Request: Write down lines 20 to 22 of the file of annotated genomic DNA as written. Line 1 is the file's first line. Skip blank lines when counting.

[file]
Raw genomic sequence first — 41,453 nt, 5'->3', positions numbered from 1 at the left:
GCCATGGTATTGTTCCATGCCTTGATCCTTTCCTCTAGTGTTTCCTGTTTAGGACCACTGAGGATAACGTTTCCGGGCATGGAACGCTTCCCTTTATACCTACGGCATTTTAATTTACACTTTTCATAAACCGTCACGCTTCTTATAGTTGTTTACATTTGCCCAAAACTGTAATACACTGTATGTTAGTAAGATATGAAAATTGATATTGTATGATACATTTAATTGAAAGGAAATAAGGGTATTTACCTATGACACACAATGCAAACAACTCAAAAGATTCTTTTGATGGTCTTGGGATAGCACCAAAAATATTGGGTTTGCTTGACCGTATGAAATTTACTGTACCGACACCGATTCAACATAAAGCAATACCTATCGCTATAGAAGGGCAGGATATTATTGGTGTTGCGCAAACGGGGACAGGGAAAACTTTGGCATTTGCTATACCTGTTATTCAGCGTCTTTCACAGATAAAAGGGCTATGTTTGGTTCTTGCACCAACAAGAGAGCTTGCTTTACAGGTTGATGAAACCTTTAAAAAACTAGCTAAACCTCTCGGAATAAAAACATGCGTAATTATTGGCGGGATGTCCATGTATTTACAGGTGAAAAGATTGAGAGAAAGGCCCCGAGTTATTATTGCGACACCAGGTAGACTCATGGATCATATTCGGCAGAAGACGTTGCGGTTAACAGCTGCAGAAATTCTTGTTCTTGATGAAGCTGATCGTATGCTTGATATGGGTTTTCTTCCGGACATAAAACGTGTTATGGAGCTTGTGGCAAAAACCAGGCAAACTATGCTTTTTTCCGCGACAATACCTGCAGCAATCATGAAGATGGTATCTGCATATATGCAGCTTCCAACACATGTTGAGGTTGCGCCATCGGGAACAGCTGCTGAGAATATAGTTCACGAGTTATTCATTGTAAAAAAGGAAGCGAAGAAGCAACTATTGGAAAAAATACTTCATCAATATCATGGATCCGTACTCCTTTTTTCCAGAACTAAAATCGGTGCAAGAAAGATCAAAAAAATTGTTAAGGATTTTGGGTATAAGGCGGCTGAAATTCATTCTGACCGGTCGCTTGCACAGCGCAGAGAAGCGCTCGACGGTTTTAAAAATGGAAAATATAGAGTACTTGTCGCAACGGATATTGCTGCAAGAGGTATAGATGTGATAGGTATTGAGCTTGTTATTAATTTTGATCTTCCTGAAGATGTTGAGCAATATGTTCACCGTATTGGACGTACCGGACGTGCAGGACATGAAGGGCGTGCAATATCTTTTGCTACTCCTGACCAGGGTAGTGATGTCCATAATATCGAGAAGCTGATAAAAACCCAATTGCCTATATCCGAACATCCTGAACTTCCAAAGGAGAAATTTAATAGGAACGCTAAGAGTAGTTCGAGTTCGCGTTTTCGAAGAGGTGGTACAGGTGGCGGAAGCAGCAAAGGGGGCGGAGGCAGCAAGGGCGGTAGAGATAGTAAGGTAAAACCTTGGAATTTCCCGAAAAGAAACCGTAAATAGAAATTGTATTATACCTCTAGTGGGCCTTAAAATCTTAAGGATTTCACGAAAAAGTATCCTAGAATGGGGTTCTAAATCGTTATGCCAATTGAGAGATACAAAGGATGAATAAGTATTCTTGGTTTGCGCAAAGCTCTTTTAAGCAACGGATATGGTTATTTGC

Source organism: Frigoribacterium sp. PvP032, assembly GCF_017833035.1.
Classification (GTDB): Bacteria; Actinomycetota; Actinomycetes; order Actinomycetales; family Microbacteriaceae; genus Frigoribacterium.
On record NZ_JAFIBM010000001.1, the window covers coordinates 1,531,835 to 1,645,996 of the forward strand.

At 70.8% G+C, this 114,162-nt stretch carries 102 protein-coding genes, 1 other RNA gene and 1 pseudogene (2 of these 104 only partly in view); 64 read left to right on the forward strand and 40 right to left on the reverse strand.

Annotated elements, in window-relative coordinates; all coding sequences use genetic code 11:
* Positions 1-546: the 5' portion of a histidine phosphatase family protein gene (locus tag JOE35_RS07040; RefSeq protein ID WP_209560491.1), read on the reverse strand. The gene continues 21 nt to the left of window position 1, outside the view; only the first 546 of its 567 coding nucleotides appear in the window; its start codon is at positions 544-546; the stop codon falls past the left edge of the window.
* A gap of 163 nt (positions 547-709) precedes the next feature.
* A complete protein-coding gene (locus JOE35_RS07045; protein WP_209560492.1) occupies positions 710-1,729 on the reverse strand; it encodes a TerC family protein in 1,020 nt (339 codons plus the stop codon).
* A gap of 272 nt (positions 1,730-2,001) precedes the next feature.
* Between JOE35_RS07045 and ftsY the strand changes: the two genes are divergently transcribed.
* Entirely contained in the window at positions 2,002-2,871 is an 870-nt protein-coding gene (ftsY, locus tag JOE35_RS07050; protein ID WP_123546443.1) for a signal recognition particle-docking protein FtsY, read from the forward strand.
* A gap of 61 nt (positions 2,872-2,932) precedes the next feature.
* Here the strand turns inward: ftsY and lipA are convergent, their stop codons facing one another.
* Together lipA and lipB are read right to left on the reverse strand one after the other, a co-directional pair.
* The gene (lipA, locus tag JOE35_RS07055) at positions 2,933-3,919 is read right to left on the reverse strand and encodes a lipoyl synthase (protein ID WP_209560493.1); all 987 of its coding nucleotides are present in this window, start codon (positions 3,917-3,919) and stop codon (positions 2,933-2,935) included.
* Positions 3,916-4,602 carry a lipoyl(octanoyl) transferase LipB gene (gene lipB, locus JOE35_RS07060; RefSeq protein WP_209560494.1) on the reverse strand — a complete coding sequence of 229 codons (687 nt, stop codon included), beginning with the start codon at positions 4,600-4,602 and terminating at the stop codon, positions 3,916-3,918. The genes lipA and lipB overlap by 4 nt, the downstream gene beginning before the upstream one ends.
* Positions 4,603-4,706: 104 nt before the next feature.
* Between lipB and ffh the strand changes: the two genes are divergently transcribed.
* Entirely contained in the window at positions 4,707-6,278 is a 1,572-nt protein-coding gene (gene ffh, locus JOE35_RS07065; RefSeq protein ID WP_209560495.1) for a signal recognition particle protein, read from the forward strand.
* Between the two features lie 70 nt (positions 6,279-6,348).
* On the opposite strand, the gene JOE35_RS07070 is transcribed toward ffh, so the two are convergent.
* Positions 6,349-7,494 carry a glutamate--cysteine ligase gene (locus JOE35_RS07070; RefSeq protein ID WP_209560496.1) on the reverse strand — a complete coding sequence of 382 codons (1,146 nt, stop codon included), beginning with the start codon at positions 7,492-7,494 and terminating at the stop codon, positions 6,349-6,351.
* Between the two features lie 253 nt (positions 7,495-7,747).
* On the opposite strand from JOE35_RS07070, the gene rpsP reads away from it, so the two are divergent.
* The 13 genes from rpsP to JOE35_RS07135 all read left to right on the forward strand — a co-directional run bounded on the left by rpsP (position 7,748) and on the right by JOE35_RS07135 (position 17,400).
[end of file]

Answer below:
* Between lipB and ffh the strand changes: the two genes are divergently transcribed.
* Entirely contained in the window at positions 4,707-6,278 is a 1,572-nt protein-coding gene (gene ffh, locus JOE35_RS07065; RefSeq protein ID WP_209560495.1) for a signal recognition particle protein, read from the forward strand.
* Between the two features lie 70 nt (positions 6,279-6,348).